Both Boris Johnson and Robert Jenrick have used their media appearances today to try and calm Tory MPs after yesterday’s announcement of the new Covid tiers. But the problem, as I say in the Times today, is that Tory MPs know these restrictions are unlikely to be eased anytime soon.
It would be surprising if the government decided to loosen things up before it has seen the effect Christmas relaxations will have on the case rate. We know that government advisers think that for every day of Christmas easing there will need to be five days of tighter restrictions. We can’t be sure yet if this analysis is correct. But it would be a surprise if places were moving down the tiers in January.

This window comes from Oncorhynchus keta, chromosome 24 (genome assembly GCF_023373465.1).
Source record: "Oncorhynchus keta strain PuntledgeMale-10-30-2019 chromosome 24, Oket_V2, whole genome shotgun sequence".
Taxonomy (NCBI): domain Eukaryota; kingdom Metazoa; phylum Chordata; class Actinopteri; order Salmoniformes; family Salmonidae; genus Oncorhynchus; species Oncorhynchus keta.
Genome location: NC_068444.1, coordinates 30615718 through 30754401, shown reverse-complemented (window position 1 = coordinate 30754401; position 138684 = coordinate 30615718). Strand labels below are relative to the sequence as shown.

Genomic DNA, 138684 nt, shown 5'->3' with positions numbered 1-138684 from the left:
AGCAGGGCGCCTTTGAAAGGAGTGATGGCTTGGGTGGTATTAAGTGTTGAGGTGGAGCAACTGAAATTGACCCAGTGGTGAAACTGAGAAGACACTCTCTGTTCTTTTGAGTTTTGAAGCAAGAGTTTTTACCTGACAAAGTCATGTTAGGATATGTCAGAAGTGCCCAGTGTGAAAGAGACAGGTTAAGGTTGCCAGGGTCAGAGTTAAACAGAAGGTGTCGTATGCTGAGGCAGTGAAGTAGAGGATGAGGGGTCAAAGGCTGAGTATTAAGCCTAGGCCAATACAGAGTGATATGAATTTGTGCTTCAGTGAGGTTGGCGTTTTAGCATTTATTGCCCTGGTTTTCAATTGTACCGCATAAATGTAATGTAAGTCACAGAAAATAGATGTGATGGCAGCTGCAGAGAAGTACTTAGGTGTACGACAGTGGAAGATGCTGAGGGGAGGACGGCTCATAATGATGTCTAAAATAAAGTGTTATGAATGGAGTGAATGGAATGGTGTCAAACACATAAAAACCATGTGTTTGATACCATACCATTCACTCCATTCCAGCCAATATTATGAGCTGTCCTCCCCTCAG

You might think that the Tory benches would be more prepared to live with these restrictions given we now know with some confidence how the crisis will end; the Oxford vaccine news means that restrictions should be lifted from the start of April as sufficient numbers should be immunised by then.
But there is a cynicism among Tory MPs about how Covid deadlines always seem to slip further into the distance. It won’t be until jabs start going into people’s arms that they will have any real confidence about how quickly the vaccine can get the country out of this hole.
Throughout this crisis, Downing Street has been driven by a dread that the NHS may be overwhelmed. This is both a medical and political fear. An overwhelmed healthcare system would have led to more deaths. But re-election would also be unlikely for a Tory government that allowed hospitals to be overrun; it would revive public concerns about whether the Tories can be trusted with the NHS. So, it is hard to imagine the government wanting to take any risks before February — which is normally the NHS’s most difficult month — has passed.
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